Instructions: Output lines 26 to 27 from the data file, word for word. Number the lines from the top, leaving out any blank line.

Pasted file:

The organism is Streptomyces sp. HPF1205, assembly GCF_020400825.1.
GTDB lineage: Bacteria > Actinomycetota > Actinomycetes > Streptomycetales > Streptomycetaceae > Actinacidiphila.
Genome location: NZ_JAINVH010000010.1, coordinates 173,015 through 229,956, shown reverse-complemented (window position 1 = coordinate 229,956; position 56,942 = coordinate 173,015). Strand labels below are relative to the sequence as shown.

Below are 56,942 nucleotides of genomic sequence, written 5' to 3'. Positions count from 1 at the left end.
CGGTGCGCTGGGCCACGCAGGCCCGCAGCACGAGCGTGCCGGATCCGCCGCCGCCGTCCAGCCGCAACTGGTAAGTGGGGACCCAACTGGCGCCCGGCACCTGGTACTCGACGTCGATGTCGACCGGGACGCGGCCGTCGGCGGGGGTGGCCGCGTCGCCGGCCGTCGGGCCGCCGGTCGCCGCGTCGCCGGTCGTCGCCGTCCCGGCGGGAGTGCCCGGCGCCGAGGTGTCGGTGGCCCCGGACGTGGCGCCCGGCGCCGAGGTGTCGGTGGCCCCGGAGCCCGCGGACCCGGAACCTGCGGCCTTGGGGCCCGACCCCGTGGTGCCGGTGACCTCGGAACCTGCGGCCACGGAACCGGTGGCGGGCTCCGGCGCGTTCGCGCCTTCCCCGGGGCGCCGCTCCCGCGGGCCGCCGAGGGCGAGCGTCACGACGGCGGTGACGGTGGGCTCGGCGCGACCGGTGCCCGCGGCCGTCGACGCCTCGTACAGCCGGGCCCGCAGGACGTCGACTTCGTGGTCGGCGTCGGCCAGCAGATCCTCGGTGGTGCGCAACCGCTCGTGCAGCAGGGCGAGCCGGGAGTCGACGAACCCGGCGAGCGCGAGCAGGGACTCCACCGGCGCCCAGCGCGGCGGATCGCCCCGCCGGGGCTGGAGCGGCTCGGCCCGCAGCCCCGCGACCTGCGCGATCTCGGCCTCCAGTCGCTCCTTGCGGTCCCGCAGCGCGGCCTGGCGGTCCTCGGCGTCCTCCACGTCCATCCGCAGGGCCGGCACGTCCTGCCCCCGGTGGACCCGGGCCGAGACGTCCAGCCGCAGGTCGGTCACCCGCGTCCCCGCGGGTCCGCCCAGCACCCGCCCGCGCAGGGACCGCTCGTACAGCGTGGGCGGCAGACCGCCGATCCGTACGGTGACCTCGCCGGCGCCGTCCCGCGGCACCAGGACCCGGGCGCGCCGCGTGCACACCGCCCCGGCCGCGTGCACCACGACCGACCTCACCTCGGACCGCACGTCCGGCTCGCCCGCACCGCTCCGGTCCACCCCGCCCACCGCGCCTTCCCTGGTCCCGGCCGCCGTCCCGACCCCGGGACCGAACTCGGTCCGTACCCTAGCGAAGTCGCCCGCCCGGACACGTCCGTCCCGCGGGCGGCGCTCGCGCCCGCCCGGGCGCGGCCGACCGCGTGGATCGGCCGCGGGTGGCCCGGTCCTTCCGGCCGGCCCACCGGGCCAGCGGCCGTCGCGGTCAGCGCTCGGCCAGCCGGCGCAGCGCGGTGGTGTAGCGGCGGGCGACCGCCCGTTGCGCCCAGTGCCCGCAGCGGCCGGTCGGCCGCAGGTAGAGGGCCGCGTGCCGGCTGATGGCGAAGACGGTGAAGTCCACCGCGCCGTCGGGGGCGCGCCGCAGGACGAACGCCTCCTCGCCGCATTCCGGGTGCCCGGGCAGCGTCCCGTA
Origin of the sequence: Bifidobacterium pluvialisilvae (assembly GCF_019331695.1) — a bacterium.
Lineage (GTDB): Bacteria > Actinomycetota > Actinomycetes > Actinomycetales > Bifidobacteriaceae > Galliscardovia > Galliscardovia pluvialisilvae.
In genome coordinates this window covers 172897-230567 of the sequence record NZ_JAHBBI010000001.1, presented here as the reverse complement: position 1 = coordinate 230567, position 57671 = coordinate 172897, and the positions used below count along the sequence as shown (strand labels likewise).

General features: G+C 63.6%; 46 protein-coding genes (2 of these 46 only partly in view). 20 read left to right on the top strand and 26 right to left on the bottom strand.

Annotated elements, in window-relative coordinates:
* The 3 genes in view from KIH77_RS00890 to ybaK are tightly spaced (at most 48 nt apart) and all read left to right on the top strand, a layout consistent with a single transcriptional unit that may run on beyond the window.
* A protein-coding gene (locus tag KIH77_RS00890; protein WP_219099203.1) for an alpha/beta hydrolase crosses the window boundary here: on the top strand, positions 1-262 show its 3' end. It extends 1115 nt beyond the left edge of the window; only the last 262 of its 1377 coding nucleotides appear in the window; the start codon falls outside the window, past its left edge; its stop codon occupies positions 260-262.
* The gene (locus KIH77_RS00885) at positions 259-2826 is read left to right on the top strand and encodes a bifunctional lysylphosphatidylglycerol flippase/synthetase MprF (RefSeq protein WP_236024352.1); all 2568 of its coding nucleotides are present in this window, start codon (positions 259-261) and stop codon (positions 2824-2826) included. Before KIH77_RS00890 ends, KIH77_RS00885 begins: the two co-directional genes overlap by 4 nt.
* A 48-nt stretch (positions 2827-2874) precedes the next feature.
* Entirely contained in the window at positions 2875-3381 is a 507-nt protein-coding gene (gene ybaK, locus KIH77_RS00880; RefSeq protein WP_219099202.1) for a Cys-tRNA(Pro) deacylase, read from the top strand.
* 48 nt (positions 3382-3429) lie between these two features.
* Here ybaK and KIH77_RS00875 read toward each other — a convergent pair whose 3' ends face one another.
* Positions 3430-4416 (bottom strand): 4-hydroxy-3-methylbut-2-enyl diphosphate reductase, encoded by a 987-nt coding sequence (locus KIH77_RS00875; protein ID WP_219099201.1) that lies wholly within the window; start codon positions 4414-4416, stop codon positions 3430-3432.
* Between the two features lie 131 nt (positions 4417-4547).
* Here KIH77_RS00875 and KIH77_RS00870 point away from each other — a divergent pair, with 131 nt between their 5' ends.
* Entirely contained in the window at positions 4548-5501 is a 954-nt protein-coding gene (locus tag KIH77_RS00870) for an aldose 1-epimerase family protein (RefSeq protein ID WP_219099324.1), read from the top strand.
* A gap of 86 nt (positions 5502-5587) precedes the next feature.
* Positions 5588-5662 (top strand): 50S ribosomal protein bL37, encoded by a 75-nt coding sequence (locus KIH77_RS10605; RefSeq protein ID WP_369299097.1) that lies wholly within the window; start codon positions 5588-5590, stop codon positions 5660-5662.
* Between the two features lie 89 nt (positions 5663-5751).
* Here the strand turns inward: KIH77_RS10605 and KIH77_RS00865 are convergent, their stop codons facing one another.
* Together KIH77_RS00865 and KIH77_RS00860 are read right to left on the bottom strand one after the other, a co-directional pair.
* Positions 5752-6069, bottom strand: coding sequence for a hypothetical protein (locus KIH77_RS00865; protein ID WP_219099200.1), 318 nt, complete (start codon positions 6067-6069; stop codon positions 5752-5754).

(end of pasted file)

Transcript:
* Together KIH77_RS00865 and KIH77_RS00860 are read right to left on the bottom strand one after the other, a co-directional pair.
* Positions 5752-6069, bottom strand: coding sequence for a hypothetical protein (locus KIH77_RS00865; protein ID WP_219099200.1), 318 nt, complete (start codon positions 6067-6069; stop codon positions 5752-5754).